|Publication number||US3001034 A|
|Publication date||Sep 19, 1961|
|Filing date||Dec 1, 1959|
|Priority date||Jan 2, 1959|
|Also published as||DE1099027B|
|Publication number||US 3001034 A, US 3001034A, US-A-3001034, US3001034 A, US3001034A|
|Inventors||Lewis Aitken George|
|Original Assignee||Ferranti Ltd|
|Export Citation||BiBTeX, EndNote, RefMan|
|Patent Citations (4), Referenced by (8), Classifications (11)|
|External Links: USPTO, USPTO Assignment, Espacenet|
p 1961 G. L. AITKEN ,001,034
MECHANISM FOR MECHANICALLY MAINTAINING TAUT AN ELECTRICAL CABLE BETWEEN TWO RELATIVELY ROTATABLE MEMBERS Filed Dec. 21, 1959 2 Sheets-Sheet 1 Inventor GEORGE LEW IS AITKEN 7 A Horn e ys f www Sept. 19, 1961 G. L. AITKEN 3,001,034
MECHANISM FOR MECHANICALLY MAINTAINING TAUT AN ELECTRICAL CABLE BETWEEN TWO RELATIVELY ROTATABLE MEMBERS 2 Sheets-Sheet 2 Filed Dec. 21, 1959 Inventor GEORGE LEWIS AITKEN B M xjzL/(m 21;
orneys United States Patent C) 3,001,034 MECHANISM FOR MECHANICALLY MAINTAIN- 'lNG TAUT AN ELECTRICAL CABLE BETWEEN TWO RELATIVELY ROTATABLE MEMBERS George Lewis Aitken, Edinburgh, Scotland, assignor to Ferranti, Limited, Lancashire, England, a company of Great Britain and Northern Ireland Filed Dec. 21, 1959, Ser. No. 860,904 Claims priority, application Great Britain Jan. 2, 1959 8 Claims. (Cl. 19112) This invention relates to electrical couplings between two relatively rotatable members in which the relative rotation is less than 360.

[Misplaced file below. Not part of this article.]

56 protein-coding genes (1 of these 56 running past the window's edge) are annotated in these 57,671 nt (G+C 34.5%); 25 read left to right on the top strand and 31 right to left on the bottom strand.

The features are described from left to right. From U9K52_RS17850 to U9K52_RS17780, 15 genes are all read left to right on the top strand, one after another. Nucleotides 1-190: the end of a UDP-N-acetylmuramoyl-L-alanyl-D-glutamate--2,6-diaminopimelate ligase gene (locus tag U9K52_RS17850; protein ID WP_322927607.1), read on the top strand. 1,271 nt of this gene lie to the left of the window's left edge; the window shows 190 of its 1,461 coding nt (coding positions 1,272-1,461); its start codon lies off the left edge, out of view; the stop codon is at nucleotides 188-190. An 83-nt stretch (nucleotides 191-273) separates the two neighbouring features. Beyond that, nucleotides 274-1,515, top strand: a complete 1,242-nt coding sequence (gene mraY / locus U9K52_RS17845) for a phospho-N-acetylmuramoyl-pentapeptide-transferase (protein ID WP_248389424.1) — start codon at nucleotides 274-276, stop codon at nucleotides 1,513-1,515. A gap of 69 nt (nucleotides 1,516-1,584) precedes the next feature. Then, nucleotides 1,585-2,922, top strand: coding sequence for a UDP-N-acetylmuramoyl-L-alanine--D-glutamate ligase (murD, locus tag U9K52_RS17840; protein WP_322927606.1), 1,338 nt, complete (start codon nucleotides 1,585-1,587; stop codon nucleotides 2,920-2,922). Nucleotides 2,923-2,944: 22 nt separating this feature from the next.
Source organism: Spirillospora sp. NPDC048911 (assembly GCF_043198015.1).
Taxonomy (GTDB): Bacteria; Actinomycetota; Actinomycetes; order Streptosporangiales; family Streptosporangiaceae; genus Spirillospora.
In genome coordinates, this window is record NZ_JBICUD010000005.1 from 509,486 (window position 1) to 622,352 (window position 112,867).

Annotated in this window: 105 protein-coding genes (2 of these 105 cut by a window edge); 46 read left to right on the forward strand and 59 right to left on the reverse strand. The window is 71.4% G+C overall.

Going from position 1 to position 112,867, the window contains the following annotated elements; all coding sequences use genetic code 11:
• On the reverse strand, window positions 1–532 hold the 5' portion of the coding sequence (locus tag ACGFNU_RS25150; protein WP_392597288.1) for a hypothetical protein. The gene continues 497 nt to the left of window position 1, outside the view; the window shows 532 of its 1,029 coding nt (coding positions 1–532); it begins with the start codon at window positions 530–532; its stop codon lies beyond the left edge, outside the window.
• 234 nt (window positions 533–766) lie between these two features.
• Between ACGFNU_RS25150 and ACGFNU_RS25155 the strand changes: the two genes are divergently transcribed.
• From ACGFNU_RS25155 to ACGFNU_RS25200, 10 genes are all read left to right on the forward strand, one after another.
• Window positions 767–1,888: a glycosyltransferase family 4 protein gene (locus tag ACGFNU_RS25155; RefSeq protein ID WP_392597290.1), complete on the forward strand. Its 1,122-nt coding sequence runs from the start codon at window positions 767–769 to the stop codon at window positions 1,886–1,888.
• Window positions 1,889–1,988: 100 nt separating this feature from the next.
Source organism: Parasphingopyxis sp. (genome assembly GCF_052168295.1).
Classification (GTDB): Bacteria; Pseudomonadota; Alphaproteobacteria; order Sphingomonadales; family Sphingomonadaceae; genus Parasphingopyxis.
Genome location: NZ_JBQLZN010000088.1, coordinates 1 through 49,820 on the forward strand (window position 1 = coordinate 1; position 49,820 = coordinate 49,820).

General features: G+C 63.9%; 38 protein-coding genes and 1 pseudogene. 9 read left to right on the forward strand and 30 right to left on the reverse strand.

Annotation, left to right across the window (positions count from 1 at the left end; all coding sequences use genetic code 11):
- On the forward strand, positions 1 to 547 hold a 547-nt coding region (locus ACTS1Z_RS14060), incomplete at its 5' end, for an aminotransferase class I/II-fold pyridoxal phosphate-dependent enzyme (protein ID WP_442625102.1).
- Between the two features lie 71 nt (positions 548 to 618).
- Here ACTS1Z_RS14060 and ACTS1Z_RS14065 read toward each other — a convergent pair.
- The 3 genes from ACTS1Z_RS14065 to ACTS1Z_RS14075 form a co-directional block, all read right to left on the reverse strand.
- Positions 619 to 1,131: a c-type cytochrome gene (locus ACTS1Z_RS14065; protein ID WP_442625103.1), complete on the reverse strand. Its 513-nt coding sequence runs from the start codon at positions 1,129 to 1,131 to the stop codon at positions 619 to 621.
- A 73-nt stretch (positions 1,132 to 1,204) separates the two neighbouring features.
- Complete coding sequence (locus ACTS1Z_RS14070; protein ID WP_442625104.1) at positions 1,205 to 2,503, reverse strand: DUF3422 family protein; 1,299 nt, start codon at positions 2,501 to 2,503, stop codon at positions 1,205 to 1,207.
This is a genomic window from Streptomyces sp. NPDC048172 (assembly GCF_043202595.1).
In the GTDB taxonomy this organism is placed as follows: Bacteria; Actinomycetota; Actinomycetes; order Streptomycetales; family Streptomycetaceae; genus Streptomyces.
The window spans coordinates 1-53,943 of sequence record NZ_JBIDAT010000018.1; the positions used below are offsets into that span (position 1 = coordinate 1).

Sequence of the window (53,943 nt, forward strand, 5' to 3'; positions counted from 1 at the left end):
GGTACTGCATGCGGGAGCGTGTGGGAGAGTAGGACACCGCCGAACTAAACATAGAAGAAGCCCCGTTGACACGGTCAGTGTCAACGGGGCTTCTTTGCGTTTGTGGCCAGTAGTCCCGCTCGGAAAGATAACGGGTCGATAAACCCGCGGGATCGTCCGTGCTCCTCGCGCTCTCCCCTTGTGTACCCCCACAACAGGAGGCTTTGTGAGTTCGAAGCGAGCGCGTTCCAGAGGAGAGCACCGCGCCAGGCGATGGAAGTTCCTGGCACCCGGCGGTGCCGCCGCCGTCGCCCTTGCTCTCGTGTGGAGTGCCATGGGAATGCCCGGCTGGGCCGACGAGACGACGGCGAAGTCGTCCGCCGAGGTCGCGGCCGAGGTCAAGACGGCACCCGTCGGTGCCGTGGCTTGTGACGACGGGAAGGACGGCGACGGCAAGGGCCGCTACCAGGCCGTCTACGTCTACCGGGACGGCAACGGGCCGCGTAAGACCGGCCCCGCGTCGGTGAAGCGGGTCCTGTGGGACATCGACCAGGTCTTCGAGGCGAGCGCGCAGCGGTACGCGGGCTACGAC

In certain kinds of electrical apparatus which is likely to be subjected to high acceleration forces, for example radar apparatus equipped with mechanical scanning aerials, it is necessary that certain units, for instance power supplies, mounted on a fixed structure should be electrically connected .to other units mounted on a movable structure which is rotatable relative to the fixed structure.
Such connections are often made through slip rings or by an electrical cable anchored to the fixed structure and the movable structure, sufficient slack cable being left between the anchoring points to accommodate the required movement. These methods however suffer from well-known disadvantages. Slip rings suffer from contact difficulties such as dirty rings and varying contact resistance and slack cable is unsuitable for use if the apparatus as a whole is likely to be subjected to large vibrational or acceleration forces which may strain the cable or even tear it from its anchorings.